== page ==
Publication Types:

The Evolution and Functional Impact of Human Deletion Variants Shared with Archaic Hominin Genomes

Yen-Lung Lin, Pavlos Pavlidis, Emre Karakoc, Jerry Ajay, Omer Gokcumen
Molecular Biology and Evolution, Volume 32, Issue 4, 1 April 2015, Pages 1008–1019

Allele sharing between modern and archaic hominin genomes has been variously interpreted to have originated from ancestral genetic structure or through non-African introgression from archaic hominins. However, evolution of polymorphic human deletions that are shared with archaic hominin genomes has yet to be studied. We identified 427 polymorphic human deletions that are shared with archaic hominin genomes, approximately 87% of which originated before the Human–Neandertal divergence (ancient) and only approximately 9% of which have been introgressed from Neandertals (introgressed). Recurrence, incomplete lineage sorting between human and chimp lineages, and hominid-specific insertions constitute the remaining approximately 4% of allele sharing between humans and archaic hominins. We observed that ancient deletions correspond to more than 13% of all common (>5% allele frequency) deletion variation among modern humans. Our analyses indicate that the genomic landscapes of both ancient and introgressed deletion variants were primarily shaped by purifying selection, eliminating large and exonic variants. We found 17 exonic deletions that are shared with archaic hominin genomes, including those leading to three fusion transcripts. The affected genes are involved in metabolism of external and internal compounds, growth and sperm formation, as well as susceptibility to psoriasis and Crohn’s disease. Our analyses suggest that these “exonic” deletion variants have evolved through different adaptive forces, including balancing and population-specific positive selection. Our findings reveal that genomic structural variants that are shared between humans and archaic hominin genomes are common among modern humans and can influence biomedically and evolutionarily important phenotypes.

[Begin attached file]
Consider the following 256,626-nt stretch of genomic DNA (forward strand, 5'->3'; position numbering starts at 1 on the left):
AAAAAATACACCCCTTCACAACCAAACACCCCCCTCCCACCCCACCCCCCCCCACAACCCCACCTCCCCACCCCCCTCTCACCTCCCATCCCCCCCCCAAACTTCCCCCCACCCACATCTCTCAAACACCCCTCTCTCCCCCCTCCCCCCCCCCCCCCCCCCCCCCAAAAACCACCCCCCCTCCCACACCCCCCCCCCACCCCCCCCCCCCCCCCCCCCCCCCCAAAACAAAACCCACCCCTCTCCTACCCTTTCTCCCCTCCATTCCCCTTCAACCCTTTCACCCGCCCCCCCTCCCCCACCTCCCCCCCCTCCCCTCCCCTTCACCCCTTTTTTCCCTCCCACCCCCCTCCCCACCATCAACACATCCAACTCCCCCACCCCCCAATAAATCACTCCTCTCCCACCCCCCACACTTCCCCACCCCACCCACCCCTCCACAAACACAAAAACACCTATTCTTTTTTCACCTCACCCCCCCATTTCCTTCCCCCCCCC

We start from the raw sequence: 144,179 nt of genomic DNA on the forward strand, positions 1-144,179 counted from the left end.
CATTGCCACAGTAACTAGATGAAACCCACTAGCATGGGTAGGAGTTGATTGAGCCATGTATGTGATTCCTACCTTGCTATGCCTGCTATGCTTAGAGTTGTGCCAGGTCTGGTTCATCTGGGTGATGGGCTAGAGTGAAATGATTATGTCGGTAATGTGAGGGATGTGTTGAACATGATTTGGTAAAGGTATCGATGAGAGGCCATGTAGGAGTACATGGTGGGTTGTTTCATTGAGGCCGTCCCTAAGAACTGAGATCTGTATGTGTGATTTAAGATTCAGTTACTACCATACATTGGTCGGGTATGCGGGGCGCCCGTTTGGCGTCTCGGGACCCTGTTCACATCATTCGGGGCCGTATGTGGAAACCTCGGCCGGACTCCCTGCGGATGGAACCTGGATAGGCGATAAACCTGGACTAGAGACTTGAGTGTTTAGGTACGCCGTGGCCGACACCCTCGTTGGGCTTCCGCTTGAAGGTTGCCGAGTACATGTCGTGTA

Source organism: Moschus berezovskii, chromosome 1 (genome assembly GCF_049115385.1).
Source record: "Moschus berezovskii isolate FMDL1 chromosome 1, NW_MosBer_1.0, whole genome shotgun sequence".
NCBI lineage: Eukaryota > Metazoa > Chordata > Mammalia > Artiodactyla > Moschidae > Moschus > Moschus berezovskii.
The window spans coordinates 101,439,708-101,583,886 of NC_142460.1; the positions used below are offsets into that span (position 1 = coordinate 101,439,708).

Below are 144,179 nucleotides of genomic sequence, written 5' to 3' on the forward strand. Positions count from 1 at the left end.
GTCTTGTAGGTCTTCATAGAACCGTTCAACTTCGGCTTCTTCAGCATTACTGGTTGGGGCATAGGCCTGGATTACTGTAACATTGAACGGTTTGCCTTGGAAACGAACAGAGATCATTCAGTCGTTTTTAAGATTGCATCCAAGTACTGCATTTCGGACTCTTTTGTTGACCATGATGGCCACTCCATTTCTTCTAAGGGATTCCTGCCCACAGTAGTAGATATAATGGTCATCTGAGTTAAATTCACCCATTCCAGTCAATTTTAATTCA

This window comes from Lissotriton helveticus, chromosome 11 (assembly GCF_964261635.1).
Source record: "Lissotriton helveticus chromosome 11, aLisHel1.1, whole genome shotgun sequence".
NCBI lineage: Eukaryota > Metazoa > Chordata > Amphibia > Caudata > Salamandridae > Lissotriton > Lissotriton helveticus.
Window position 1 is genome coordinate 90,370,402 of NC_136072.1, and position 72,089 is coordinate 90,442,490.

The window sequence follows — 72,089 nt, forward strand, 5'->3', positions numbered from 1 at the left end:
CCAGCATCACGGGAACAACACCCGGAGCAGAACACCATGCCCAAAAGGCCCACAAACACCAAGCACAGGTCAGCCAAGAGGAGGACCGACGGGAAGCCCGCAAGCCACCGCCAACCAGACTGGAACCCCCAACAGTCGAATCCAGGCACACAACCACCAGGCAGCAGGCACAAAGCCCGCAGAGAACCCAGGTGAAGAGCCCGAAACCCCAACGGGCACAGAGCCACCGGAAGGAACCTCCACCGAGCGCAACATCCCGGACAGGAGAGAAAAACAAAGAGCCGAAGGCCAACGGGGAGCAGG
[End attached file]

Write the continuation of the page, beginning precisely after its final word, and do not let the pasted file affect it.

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A MLFQ Scheduling technique using M/M/c queues for grid computing

Dharamendra Chouhan, SM Dilip Kumar, Jerry Ajay
International Journal of Computer Science Issues, Vol. 10, Issue 2, No 1, March 2013

We model the objective function, that the jobs entering the scheduler have a Poisson’s distribution and the jobs that are sent out from the multilevel feedback scheduler are also distributed as a Poisson’s distribution. We also assume that the number of CPU’s in a processing element is not restricted to one, but rather many CPUs integrated into one PE. Therefore, we assume the M/M/c queue model for our calculations. In Kendall’s notation, we describes a system where arrivals form a single queue and are governed by a Poisson process, where there are c servers and job service times are exponentially distributed. Gridlets provided by the users are assigned to processing elements (PEs), and gridlets whose remaining service time is shifted between queues of the MLFQ scheduler to be completed. In MLFQ, the total architecture is divided into multiple prioritized queues. This approach provides gridlets which starve in the lower priority queue for long time to get resources. As a result, the response time of the starved gridlets decreases and overall turnaround time of the scheduling process decreases. This scheduling policy is simulated using Alea GridSim toolkit to test the performance. The proposed MLFQ scheduling algorithm works better in most of the scenarios when compared to FCFS and PBS_PRO algorithms.